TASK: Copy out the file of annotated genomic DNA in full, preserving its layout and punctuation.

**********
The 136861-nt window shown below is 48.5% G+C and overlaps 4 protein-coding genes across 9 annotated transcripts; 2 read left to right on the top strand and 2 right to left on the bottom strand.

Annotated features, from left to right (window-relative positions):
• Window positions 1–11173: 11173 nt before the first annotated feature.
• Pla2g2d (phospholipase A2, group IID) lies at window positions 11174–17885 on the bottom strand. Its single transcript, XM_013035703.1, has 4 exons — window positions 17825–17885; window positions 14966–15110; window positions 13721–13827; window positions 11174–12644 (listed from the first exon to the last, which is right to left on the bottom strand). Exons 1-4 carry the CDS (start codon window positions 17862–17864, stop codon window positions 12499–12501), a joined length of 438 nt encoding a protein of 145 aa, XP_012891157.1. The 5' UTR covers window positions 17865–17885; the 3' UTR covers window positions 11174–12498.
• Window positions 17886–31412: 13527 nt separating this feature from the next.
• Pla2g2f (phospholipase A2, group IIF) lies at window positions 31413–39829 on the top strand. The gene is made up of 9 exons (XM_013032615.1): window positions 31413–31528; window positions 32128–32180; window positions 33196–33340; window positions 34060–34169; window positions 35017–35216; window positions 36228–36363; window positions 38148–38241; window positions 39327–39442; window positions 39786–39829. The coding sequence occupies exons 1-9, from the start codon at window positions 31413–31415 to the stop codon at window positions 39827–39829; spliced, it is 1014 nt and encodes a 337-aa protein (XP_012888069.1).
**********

The 136861-nt window shown below is 48.5% G+C and overlaps 4 protein-coding genes across 9 annotated transcripts; 2 read left to right on the top strand and 2 right to left on the bottom strand.

Annotated features, from left to right (window-relative positions):
• Window positions 1–11173: 11173 nt before the first annotated feature.
• Pla2g2d (phospholipase A2, group IID) lies at window positions 11174–17885 on the bottom strand. Its single transcript, XM_013035703.1, has 4 exons — window positions 17825–17885; window positions 14966–15110; window positions 13721–13827; window positions 11174–12644 (listed from the first exon to the last, which is right to left on the bottom strand). Exons 1-4 carry the CDS (start codon window positions 17862–17864, stop codon window positions 12499–12501), a joined length of 438 nt encoding a protein of 145 aa, XP_012891157.1. The 5' UTR covers window positions 17865–17885; the 3' UTR covers window positions 11174–12498.
• Window positions 17886–31412: 13527 nt separating this feature from the next.
• Pla2g2f (phospholipase A2, group IIF) lies at window positions 31413–39829 on the top strand. The gene is made up of 9 exons (XM_013032615.1): window positions 31413–31528; window positions 32128–32180; window positions 33196–33340; window positions 34060–34169; window positions 35017–35216; window positions 36228–36363; window positions 38148–38241; window positions 39327–39442; window positions 39786–39829. The coding sequence occupies exons 1-9, from the start codon at window positions 31413–31415 to the stop codon at window positions 39827–39829; spliced, it is 1014 nt and encodes a 337-aa protein (XP_012888069.1).